Every event has its challenges, and this one was no exception. My framer became sick unto death and I had to find a new one—while on holiday 2,000 miles from St. Louis in Northern California off the grid. “Set up a fashion show? In a month!” the head of the design department of a nearby college wailed when I asked if they’d participate. But, I urged them to continually redefine what a fashion show is, and they hit on a perfect orchestration that blended with and augmented the artwork to make the night even more fun.

Jump cut to opening night—a rousing success! Both on the outside and the inside. On the outside, it was everything any artist could wish, pray, and hope for:

  • Lots of people came. 100?
  • Lots of people bought art. We raised a goodly sum to benefit Portfolio Gallery (all the profits went to the gallery).
  • Everyone (including me) had a good time!
  • People didn’t only raise their glasses and chat. They actually looked at the work and appreciated it.

And for me, on the inside? My opening was an opening of me. An opening of my heart and soul.  There was so much love that allowed the work to happen. To be asked to show. To have a friend who took on all the technical work. To be on TV.  To experience the hilarity of 15 minutes of fame. To have my family and friends come. To have the joy of giving to Portfolio. To have the joy of seeing my work apart from my phone or Facebook transformed into elegantly framed images. The joy of people loving the work. Validating. Affirming. Filled with possibility and a sense of rightness.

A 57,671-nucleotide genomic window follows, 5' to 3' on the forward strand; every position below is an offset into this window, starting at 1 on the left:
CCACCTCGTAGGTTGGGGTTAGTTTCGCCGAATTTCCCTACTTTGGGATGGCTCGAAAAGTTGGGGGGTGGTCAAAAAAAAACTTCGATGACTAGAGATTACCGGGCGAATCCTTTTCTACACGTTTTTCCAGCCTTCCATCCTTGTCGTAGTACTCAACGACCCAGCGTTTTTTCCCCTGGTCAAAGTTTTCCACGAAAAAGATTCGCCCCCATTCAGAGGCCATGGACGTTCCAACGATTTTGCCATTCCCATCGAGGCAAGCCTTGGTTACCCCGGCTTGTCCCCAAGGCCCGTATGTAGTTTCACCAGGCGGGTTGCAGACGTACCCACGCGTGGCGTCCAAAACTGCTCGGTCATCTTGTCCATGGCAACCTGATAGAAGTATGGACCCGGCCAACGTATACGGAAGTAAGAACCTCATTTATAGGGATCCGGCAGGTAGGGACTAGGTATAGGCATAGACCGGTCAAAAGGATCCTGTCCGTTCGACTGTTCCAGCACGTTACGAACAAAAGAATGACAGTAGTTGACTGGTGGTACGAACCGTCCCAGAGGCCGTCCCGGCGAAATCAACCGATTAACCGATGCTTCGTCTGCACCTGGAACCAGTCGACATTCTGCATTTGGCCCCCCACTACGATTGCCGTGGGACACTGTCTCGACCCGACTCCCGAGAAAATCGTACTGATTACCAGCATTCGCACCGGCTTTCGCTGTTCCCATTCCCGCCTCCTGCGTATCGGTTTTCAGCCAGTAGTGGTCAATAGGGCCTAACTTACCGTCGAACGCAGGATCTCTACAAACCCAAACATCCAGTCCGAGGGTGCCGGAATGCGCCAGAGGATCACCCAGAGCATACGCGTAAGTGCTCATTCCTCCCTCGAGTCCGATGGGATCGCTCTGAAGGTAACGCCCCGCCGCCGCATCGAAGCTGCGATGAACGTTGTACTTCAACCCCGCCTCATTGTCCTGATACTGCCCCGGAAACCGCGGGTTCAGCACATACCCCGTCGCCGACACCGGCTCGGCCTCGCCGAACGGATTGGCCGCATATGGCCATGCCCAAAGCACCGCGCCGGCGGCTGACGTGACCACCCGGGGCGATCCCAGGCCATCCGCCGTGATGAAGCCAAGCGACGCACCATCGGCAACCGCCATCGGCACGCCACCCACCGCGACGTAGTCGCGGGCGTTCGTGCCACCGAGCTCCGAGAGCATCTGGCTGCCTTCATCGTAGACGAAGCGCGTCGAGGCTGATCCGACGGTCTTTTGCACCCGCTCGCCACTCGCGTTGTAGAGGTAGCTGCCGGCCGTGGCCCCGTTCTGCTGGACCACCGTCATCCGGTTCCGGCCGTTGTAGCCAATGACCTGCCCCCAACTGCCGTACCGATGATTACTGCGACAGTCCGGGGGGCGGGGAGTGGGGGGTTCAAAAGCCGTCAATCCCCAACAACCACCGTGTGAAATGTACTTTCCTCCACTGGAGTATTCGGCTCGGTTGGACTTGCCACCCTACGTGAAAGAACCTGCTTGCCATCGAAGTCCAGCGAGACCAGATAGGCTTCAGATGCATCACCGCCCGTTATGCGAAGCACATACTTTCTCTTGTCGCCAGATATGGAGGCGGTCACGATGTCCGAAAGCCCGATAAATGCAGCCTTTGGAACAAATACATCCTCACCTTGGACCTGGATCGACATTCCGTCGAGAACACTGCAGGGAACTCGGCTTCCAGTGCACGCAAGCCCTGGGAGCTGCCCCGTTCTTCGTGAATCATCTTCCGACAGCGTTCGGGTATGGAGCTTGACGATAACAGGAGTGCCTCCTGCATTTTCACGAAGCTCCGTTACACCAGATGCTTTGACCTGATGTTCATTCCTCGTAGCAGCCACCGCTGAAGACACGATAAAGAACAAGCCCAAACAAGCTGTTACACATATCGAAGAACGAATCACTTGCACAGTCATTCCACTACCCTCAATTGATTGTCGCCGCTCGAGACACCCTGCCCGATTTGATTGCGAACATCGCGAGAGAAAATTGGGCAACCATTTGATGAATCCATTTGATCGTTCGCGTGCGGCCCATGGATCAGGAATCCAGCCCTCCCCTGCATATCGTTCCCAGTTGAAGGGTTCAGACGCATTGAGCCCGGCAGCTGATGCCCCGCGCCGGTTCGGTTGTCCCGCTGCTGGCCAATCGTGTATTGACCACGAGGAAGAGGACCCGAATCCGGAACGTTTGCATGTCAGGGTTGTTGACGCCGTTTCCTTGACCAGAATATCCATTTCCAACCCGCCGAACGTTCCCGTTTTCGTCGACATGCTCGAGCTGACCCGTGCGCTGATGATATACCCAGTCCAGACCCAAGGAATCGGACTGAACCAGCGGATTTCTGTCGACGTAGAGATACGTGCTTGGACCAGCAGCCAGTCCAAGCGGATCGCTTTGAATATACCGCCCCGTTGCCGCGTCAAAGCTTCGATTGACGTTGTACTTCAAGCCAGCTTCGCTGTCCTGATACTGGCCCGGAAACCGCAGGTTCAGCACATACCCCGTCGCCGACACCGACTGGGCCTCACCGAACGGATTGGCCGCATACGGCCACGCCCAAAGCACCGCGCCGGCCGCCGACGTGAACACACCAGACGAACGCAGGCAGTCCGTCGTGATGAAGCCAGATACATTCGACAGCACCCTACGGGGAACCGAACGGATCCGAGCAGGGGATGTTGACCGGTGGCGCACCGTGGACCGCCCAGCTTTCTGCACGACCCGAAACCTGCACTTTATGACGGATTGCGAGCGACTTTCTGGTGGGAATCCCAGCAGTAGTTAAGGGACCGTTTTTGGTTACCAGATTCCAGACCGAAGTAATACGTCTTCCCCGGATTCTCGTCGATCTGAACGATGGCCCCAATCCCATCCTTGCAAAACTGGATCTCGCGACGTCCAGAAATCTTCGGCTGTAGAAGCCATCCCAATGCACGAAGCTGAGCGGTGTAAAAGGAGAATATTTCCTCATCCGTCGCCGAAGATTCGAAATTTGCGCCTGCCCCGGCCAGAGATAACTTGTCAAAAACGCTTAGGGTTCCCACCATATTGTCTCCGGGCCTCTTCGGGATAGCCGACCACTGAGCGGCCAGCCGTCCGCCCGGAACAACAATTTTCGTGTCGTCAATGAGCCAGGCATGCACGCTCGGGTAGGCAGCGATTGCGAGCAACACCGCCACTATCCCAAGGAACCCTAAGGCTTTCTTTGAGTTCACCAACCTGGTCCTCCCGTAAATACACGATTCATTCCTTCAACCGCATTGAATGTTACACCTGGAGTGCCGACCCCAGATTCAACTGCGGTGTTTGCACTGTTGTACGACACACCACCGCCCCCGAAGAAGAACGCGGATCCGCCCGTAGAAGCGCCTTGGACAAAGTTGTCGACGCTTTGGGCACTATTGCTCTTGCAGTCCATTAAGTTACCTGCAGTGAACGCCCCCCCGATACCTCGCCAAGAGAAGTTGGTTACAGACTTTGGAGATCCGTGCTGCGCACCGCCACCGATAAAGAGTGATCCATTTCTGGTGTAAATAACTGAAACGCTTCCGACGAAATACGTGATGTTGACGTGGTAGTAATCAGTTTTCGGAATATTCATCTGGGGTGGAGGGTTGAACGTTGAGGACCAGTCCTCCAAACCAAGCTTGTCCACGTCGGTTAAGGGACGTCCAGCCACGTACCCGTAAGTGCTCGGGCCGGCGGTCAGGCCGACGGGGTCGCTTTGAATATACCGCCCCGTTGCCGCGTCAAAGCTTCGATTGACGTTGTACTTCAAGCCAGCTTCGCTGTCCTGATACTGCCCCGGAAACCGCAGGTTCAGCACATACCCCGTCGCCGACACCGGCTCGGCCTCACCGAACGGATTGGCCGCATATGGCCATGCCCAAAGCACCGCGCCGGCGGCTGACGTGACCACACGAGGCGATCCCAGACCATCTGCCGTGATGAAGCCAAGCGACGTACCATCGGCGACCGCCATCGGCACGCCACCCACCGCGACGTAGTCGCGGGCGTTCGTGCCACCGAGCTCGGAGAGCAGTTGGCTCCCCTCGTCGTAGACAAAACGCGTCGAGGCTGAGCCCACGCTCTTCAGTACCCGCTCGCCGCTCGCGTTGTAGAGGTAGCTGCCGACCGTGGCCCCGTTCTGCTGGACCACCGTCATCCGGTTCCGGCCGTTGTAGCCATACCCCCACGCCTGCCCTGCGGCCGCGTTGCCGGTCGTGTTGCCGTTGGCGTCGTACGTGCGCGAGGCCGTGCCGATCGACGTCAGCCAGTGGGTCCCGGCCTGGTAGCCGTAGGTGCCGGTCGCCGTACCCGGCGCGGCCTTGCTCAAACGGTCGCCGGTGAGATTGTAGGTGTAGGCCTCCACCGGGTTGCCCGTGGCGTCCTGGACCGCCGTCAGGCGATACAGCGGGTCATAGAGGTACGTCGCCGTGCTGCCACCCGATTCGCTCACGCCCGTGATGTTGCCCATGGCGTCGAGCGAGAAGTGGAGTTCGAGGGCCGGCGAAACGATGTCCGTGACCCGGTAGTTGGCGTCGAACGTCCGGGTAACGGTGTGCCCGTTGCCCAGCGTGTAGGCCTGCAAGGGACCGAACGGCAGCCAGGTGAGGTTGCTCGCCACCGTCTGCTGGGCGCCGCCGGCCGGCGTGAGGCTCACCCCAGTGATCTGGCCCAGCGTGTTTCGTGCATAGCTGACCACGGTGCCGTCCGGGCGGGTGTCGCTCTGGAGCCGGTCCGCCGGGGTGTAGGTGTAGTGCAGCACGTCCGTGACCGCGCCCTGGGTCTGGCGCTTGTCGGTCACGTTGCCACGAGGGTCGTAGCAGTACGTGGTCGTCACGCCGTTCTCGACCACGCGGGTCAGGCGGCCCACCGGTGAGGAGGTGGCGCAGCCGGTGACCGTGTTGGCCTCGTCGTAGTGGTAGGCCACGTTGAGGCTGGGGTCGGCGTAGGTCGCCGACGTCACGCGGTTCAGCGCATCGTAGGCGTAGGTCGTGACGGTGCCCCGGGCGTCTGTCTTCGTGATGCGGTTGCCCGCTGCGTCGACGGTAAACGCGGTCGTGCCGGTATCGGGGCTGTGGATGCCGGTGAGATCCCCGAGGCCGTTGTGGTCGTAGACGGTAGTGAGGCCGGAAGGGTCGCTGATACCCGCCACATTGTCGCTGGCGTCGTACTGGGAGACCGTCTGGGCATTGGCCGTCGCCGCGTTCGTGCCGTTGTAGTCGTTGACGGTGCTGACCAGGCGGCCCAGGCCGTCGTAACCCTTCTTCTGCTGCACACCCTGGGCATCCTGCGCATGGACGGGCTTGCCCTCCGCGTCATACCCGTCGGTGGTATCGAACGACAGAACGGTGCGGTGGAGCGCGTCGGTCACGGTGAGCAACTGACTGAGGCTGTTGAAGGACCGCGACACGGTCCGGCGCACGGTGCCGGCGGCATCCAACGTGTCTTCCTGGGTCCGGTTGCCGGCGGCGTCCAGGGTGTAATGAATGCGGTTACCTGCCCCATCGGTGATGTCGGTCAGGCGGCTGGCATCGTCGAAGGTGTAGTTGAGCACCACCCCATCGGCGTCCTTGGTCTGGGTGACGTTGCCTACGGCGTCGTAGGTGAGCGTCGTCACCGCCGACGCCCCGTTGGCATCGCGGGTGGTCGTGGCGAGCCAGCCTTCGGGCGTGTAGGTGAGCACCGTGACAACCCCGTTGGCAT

______________

Want to read more Creative Catalyst posts about this latest art journey?

In June 2012 I described the wonderful surprise of visual art coming back into my life through “Doodling a Body of Work.”http://storycirclenetwork.wordpress.com/2012/06/12/doodling-a-body-of-work

In July 2014 I shared my happiness at my upcoming exhibit with “Bliss + Work = Results! Case study: Women & Wardrobe: The Riehl Collection.”

http://storycirclenetwork.wordpress.com/2014/07/01/bliss-work-results-case-study-women-and-wardrobe-the-riehl-collection/

Learn more about Janet Riehl’s work on her blog magazine Riehl Life: Village Wisdom for the 21st Century (www.riehlife.com). With the mission to create connections through the arts and across cultures.

 

 

From the Tidepools to the Stars

One cannot help but be in awe when one contemplates the . . . marvelous structure of reality.  — Albert Einstein

A handsome dragonfly–a widow skimmer, I believe–is gracing my garden these days.  It has been much too quick for me and my camera; dragonflies are such excellent fliers that aviation engineers research them hoping to glean ideas for improving aircraft.